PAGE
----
There are no ifs, ands or buts about it – I hate this bag. A lot. I’m not sure that it has any redeeming characteristics of which to speak, and if it does, I couldn’t tell you what they are. Not only that, but the fact that the Marc Jacobs Dancer Tassel Bag was made by one of my favorite handbag designers makes me a little angry.
Last month, I wrote about the cash flow problems that Versace has and how better handbag design could potentially alleviate some of their woes. No other brand makes bags that are such a consistent running joke in high-end bag circles, and they have little to no rabid following when it comes to their accessories.
I’ve got to say at least one nice thing about this bag: Dolce & Gabbana, I like your enthusiasm.
No, actually, I love it. Because the kind of chutzpah it takes to put together seven (that I can count) types of fuzzy animal print onto one bag is the kind of chutzpah that it takes to occasionally create a stinkin’ awesome bag.
Normally I have a good amount of vitriol for fur bags. Not because I have lots of political opposition to them (although I don’t wear fur), but usually just because they’re pretty ugly. Puffy, shapeless and vulgar are normally words I would use to describe them.
A little insight into the life of a blogger: every morning, I get up, brush my teeth (well, usually), flop down at my computer and read through the morning’s news (both conventional and fashion-related) and the blogs that I myself enjoy reading.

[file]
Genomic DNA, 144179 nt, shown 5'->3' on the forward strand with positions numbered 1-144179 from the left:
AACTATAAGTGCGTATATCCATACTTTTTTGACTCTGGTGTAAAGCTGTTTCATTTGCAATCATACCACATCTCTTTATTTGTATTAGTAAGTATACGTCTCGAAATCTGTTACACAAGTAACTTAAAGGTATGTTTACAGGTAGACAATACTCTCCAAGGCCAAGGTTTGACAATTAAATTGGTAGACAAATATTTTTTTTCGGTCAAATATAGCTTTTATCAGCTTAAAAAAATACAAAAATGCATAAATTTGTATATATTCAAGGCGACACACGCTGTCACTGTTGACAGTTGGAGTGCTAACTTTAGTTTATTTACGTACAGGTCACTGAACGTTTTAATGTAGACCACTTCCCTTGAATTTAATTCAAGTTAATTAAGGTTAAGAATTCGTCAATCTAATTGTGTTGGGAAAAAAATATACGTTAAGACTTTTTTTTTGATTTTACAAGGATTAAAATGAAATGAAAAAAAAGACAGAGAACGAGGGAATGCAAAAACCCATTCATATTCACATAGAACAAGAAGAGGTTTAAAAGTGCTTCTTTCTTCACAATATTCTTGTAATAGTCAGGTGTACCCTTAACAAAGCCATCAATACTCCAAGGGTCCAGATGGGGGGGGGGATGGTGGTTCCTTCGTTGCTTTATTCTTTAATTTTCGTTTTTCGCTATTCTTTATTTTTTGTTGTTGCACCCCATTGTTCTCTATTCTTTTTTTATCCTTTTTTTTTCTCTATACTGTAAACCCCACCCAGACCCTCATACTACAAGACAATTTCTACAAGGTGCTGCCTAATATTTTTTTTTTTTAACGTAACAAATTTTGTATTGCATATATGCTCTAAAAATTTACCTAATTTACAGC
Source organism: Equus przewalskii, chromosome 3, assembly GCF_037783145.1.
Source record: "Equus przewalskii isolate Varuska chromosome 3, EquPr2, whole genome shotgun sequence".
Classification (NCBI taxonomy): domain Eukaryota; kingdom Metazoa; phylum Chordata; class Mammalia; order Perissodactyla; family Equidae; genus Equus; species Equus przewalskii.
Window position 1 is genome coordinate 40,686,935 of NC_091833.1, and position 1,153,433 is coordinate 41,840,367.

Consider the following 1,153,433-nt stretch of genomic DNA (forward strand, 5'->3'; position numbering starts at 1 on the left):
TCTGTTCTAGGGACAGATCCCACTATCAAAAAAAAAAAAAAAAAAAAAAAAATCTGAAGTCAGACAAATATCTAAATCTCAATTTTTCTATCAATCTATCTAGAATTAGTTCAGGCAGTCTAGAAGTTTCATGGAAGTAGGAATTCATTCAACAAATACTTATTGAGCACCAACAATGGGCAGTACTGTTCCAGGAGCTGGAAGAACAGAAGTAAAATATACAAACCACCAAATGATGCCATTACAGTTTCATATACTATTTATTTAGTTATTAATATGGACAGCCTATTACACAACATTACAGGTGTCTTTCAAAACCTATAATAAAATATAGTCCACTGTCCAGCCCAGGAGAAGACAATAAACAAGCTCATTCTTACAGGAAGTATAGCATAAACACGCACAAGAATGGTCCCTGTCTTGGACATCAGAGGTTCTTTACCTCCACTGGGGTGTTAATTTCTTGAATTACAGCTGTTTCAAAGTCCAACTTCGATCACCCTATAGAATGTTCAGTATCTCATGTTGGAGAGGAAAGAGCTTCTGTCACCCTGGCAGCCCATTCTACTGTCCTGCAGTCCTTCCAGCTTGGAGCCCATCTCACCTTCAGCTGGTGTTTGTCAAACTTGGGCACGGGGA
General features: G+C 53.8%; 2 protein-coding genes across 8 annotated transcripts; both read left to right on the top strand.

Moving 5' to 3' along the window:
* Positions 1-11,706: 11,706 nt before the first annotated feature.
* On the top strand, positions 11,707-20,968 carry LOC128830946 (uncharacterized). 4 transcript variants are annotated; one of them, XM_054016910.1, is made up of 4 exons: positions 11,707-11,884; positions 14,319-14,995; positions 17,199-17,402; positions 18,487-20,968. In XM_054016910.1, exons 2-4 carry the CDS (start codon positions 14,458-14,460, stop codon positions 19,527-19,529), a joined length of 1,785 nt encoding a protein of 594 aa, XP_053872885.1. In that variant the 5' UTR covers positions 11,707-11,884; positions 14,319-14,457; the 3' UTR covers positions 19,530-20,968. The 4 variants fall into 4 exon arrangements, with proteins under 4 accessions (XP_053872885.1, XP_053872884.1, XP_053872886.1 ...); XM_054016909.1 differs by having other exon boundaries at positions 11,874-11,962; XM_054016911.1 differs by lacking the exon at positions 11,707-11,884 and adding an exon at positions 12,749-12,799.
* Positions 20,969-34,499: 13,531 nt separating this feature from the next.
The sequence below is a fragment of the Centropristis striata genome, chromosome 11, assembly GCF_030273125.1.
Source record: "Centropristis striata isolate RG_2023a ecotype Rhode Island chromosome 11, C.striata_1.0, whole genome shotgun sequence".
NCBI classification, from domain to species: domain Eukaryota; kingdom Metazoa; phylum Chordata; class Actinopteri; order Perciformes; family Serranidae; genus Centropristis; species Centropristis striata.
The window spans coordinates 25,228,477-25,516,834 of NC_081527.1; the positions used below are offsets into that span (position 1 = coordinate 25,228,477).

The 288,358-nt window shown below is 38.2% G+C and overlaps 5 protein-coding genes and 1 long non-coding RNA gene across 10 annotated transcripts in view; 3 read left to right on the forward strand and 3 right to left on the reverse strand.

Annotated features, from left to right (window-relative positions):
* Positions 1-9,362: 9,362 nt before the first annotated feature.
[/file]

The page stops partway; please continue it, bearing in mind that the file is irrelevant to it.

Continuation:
I’d like to say, first and foremost, that I have no problem with eccentricity. Particularly in fashion, the desire to be willfully different is what finds new trends and charts new territory. It’s what keeps things going. Without eccentricity, we’d all be wearing sensible shoes and toting around our belongings in canvas grocery bags.
Sometimes we get caught up in our work that we forget to take a minute to step back and take it all in…
Pursebloggers, I am confused by the Barneys New York Chic Chain Bag on a few levels.
First, I’m confused that Barneys really makes house-brand bags. Of course, I knew on a factual level that they did, but really? Do luxury goods customers want house brands?